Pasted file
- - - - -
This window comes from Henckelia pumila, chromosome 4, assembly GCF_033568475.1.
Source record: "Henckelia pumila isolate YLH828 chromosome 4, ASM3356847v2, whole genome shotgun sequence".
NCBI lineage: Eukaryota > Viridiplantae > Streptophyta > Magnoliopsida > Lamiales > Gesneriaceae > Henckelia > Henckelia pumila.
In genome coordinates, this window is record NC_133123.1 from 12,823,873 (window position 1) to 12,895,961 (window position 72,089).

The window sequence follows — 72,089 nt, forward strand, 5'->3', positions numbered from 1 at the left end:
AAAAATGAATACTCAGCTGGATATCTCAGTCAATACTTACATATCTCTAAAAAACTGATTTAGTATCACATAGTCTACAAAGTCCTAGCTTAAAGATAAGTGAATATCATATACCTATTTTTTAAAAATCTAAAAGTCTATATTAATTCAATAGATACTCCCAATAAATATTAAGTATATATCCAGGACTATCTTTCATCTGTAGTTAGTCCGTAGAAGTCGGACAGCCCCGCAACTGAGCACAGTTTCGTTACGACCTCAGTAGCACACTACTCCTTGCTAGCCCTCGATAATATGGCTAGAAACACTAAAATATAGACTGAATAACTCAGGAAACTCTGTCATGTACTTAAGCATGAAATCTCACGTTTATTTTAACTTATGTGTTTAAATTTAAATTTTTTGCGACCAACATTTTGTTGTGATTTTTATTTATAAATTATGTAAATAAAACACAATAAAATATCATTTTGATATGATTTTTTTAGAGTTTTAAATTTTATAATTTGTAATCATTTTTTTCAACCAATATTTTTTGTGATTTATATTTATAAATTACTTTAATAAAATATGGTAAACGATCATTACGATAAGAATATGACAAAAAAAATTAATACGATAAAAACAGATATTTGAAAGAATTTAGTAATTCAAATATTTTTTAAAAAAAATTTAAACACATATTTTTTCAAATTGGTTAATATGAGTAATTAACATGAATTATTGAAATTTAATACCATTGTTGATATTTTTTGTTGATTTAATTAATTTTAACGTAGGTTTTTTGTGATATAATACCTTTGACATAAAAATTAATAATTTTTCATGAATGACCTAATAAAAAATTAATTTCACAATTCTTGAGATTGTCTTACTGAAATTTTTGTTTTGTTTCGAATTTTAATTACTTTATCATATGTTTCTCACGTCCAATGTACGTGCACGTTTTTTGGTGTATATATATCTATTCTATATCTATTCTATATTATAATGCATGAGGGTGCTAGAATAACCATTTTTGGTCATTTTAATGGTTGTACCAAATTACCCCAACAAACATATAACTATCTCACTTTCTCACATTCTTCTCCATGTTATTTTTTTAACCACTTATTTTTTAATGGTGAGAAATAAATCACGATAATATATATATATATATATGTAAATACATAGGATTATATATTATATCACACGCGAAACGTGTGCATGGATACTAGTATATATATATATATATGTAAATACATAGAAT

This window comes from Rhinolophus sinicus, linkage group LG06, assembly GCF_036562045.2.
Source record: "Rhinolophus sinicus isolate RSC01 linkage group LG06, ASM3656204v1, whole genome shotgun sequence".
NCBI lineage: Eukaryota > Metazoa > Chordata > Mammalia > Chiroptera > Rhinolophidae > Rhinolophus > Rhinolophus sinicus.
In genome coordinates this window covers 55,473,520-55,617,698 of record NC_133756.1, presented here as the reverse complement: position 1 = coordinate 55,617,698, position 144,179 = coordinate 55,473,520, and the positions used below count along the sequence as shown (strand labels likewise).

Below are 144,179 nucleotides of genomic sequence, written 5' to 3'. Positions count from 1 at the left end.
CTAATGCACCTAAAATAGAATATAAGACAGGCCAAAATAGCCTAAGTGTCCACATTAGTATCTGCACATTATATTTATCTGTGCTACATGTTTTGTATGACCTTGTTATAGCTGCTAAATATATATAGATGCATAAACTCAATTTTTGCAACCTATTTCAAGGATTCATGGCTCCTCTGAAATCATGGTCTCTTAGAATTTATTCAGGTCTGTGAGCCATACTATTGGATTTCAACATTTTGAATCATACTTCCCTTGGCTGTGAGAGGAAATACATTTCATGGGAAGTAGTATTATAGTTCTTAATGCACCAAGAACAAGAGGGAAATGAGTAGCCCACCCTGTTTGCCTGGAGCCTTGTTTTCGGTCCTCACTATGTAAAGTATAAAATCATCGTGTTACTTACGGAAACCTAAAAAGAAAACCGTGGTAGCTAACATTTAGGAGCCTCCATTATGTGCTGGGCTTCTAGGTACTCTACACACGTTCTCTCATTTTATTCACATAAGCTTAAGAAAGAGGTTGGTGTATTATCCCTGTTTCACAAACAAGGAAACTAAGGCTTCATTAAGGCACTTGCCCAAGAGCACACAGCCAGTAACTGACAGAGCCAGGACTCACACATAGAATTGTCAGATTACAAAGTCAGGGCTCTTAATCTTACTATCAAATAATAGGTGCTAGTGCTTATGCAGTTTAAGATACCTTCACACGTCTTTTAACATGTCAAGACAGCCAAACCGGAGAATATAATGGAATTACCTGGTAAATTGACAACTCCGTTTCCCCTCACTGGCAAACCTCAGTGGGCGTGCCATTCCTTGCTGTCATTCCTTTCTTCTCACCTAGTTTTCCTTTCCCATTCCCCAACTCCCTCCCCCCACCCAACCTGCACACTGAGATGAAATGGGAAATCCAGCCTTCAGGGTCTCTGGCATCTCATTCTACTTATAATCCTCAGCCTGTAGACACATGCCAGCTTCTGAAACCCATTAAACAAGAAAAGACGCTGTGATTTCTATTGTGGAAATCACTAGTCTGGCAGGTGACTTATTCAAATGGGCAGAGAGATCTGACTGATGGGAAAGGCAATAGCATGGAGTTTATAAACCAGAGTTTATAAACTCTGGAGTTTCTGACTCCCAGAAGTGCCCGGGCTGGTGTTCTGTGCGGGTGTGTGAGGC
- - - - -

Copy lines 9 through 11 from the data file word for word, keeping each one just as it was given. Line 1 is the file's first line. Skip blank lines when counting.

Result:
NCBI lineage: Eukaryota > Metazoa > Chordata > Mammalia > Chiroptera > Rhinolophidae > Rhinolophus > Rhinolophus sinicus.
In genome coordinates this window covers 55,473,520-55,617,698 of record NC_133756.1, presented here as the reverse complement: position 1 = coordinate 55,617,698, position 144,179 = coordinate 55,473,520, and the positions used below count along the sequence as shown (strand labels likewise).

Below are 144,179 nucleotides of genomic sequence, written 5' to 3'. Positions count from 1 at the left end.